Summer is the time for camp. I’m not into extreme sports, like sleeping outdoors in the snow, so in my mind, summer is the time for camp. While in college I spent two summers as a counselor for the Western Pennsylvania United Methodist Conference camps: Wesley Woods, Camp Allegheny, and Jumonville. These were formative experiences for me since I’d never camped as a kid (beyond sleeping on the front porch and an ill-fated attempt at Boy Scout camp one winter), and certainly not in a Christian context. My wife recently sent me a story in The Guardian about Jesus Camp. The documentary is a decade old now, and people are wondering if the religious indoctrination of children is child abuse or what. As always in such situations I tell myself the real issue is that you can’t understand Fundamentalism unless you’ve believed it. Really believed it.
Some psychologists claim children can’t conceptualize God. Many adults can’t either, but for those who try, what they believe is true. The Fundamentalist parent doesn’t attempt to deceive his or her child. The thought of having your own children suffer eternally in Hell is a wrenching, and very real one. A convinced adult is morally, viscerally, and utterly compelled to teach her or his child the truth. Anything less would be monstrous, hideous, and inhumane. Critics from the outside say that such nonsense damages children psychologically. I have to admit that watching Jesus Camp made left me feeling enraged and, in some measure, victimized. The untold reality, however, is that apart from some cases of deep insincerity, most Fundamentalists truly believe what they teach their children. They’re not trying to abuse any more than a parent who teaches their progeny that the stove is hot. They want the best for their kids and life is full of uncomfortable truths.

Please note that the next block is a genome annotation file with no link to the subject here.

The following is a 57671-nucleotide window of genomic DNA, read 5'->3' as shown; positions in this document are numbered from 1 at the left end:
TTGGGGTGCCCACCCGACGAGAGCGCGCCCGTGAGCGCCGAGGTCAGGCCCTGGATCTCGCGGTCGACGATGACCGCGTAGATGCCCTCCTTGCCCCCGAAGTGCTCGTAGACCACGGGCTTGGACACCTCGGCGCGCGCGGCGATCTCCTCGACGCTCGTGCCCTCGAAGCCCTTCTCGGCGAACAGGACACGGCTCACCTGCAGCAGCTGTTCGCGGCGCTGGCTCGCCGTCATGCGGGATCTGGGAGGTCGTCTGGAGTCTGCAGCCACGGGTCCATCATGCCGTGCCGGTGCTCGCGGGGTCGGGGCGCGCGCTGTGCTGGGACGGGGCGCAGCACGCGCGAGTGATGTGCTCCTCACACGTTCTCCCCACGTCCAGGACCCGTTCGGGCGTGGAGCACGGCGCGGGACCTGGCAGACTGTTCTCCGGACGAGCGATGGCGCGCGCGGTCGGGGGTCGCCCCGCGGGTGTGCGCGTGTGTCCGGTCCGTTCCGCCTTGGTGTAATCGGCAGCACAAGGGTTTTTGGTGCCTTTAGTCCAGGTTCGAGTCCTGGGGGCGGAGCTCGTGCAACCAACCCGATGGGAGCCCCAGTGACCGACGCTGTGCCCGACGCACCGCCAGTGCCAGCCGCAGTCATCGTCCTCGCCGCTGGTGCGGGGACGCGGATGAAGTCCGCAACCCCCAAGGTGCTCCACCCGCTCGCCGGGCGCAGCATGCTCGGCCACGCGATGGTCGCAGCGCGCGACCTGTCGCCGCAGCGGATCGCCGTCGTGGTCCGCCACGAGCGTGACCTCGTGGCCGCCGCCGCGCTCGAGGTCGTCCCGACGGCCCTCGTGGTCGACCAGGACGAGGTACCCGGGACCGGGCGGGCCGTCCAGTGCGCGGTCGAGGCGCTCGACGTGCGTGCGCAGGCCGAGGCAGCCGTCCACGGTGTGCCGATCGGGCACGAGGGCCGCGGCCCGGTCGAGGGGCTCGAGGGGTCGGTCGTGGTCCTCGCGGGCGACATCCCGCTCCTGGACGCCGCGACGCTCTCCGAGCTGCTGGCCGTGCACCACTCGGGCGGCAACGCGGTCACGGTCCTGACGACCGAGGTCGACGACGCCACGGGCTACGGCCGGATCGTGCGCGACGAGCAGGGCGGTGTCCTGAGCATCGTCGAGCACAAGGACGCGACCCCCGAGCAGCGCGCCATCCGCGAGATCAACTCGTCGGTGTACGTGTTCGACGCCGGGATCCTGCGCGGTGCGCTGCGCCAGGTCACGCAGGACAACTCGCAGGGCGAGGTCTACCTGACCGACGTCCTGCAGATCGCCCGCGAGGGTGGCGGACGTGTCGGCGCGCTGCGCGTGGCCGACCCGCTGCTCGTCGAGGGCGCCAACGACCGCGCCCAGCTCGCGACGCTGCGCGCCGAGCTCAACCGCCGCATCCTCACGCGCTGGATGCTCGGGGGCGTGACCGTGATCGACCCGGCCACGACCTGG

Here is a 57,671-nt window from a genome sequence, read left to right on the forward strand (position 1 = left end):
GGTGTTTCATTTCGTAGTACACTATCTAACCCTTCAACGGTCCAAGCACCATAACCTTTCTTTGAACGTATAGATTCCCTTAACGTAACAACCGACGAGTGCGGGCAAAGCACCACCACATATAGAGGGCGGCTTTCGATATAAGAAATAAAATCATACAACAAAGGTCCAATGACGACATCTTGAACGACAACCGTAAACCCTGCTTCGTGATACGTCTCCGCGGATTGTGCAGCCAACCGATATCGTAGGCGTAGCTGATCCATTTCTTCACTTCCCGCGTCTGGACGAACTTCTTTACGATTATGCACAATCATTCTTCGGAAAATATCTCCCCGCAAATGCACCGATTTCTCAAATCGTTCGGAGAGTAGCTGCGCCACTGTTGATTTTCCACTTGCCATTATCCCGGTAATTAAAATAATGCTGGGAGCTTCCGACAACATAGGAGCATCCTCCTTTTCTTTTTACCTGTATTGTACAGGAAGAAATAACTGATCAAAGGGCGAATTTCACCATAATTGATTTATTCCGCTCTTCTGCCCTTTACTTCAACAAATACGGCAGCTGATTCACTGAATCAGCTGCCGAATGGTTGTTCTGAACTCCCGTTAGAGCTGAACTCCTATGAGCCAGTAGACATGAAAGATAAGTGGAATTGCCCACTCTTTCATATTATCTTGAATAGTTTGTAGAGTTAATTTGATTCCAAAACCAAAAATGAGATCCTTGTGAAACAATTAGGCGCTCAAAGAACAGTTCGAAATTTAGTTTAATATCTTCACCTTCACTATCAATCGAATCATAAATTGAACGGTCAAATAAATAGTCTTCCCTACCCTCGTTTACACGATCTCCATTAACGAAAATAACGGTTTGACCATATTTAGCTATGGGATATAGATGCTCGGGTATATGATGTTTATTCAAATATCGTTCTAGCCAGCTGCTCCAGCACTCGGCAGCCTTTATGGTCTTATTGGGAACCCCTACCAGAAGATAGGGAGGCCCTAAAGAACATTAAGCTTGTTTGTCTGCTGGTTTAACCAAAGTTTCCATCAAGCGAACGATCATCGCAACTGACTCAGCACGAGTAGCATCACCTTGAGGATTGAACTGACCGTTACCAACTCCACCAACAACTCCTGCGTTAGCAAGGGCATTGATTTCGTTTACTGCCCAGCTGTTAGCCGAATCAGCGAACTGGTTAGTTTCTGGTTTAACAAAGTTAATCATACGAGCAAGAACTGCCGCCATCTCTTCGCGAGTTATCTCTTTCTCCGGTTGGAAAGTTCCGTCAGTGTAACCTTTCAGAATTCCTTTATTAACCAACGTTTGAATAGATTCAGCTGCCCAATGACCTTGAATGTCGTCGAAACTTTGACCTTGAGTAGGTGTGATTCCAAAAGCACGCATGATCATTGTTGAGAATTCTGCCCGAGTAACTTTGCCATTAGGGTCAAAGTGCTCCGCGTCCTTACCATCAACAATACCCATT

Richard Dawkins, notably, has argued that teaching children religion is a form of child abuse. The fact is nobody knows the truth about religion. All we can do, scientists included, is believe. Believe for or against or somewhere in the middle. God, by definition, stands outside the reach of empirical evidence. Perhaps it’s just a trick of consciousness, but we have to leave the possibility open. We don’t even understand consciousness yet. Rare aberrations apart, people love and care for their children. They try to give them the best that they can, and that includes their religion or lack thereof. I saw some strange stuff at church camp. It wasn’t in any sense “Jesus Camp,” but it’s safe to say it changed my life. On the brink of fully legal adulthood I was coming to learn that certainty was impossible, and the only honest way to be in the world was to admit that we all, in some form, believe.